Prompt text: Your protagonist is inexplicably terrified of something. What are they afraid of and how are they confronting it?

“How do you like your iPad?”

The question startled me, and I raised my finger from the screen far earlier than I intended.  On the display the yellow bird flipped impotently to the ground in front of the sling shot.  I scrunched my mouth up into a bit of a grimace before hitting the reset button and looking up to see who my interrogator was.

“I’m sorry, I didn’t mean to mess up your game,” the server said shyly.

She stood maybe 5’6″.  Her hair was short and brown , maybe coming to a stop just below her chin if it were down.  Today she had it up in a ponytail, revealing a star tattooed on her neck just below her left ear.  The star was composed of blue lines, the interior fill a bright yellow.  A small silver stud was in her left earlobe.

“No, that’s ok,” I said.  The reassurance made her smile, broadly with a hint of very white teeth below a button nose.  She had almond colored eyes that looked almost comically large, what I sometimes thought of as anime eyes.  She had the demeanor that compelled you to smile at her no matter what your mood was before she spoke.

I had crushed on her for the better part of a year since I started coming to the pub.  And I had not had the courage to say more than the words “Hello” and “Goodbye” to her on any occasion.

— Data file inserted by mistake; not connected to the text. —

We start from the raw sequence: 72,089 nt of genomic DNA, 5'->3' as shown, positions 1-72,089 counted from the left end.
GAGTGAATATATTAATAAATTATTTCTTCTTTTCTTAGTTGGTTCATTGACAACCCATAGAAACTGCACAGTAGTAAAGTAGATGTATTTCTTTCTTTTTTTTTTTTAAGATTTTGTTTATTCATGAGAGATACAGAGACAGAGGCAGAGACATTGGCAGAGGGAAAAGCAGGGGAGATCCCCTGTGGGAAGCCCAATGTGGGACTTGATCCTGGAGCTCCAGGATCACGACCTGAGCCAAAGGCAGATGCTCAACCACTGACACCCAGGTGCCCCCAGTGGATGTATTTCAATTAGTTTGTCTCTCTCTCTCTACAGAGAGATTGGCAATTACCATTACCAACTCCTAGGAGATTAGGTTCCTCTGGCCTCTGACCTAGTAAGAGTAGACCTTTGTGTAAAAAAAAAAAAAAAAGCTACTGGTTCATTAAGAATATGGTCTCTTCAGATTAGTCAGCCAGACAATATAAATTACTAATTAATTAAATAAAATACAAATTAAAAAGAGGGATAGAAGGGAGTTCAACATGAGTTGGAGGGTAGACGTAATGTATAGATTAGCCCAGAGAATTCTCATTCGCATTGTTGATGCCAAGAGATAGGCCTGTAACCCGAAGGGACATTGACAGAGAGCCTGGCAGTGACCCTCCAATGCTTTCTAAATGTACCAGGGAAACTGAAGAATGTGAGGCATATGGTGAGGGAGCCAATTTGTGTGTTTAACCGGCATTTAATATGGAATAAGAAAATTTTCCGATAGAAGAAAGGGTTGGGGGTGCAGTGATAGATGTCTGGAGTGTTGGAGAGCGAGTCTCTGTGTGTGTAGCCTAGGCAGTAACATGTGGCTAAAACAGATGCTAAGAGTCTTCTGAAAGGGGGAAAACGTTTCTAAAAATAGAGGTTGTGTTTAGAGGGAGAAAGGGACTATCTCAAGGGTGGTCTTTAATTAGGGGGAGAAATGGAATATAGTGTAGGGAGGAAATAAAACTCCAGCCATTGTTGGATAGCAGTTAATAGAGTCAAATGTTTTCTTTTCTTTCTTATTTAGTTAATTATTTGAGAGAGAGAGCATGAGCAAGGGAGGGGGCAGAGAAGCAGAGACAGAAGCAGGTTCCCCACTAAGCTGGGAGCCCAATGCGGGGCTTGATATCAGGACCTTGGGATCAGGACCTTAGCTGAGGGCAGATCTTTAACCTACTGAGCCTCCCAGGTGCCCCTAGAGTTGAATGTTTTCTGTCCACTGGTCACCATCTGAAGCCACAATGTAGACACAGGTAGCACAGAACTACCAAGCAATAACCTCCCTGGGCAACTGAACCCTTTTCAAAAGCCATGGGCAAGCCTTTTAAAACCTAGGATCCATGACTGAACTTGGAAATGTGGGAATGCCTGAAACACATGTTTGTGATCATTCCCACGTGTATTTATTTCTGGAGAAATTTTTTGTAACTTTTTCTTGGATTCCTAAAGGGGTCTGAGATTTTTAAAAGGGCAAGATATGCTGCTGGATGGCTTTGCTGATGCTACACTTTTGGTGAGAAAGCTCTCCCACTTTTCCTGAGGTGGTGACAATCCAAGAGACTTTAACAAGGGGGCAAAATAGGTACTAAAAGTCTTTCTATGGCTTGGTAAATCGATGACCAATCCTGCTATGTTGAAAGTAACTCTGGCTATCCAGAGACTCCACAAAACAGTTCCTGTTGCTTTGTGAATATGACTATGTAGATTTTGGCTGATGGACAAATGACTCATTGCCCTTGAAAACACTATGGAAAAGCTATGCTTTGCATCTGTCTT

I suddenly realized that I had just been staring at her and she just smiling back.  My brain worked overtime to try and string together something intelligible in English.  “Yeah, uh….” I felt a blush starting on the back on my neck and it rapidly spread until I felt like my whole face was aflame.  “I’ve had this one only a few months, but I’ve had one since they first came out.”

“You must be a big techie,” she replied.  “I see you in here all the time with your laptop writing.”  She had her order pad in her right hand, and she set it down as gestured with the left towards me.  I sat confused for a moment before realizing she was asking to hold the tablet.  I handed it over to her, and just sat looking at her.  My right cheek felt like it was starting to spasm and I found myself reaching up to tout my face, trying to make the twitching stop and finding nothing moving.

She took the tablet and laughed a bit as she saw what was on the screen.  “I love this game, I have it on my phone.”  She touched the screen and I heard the sound effect indicating she was lining up a shot.  Her finger raised from the display and the iPad uttered a muffled yelp as another Angry Bird flew to its eventual target.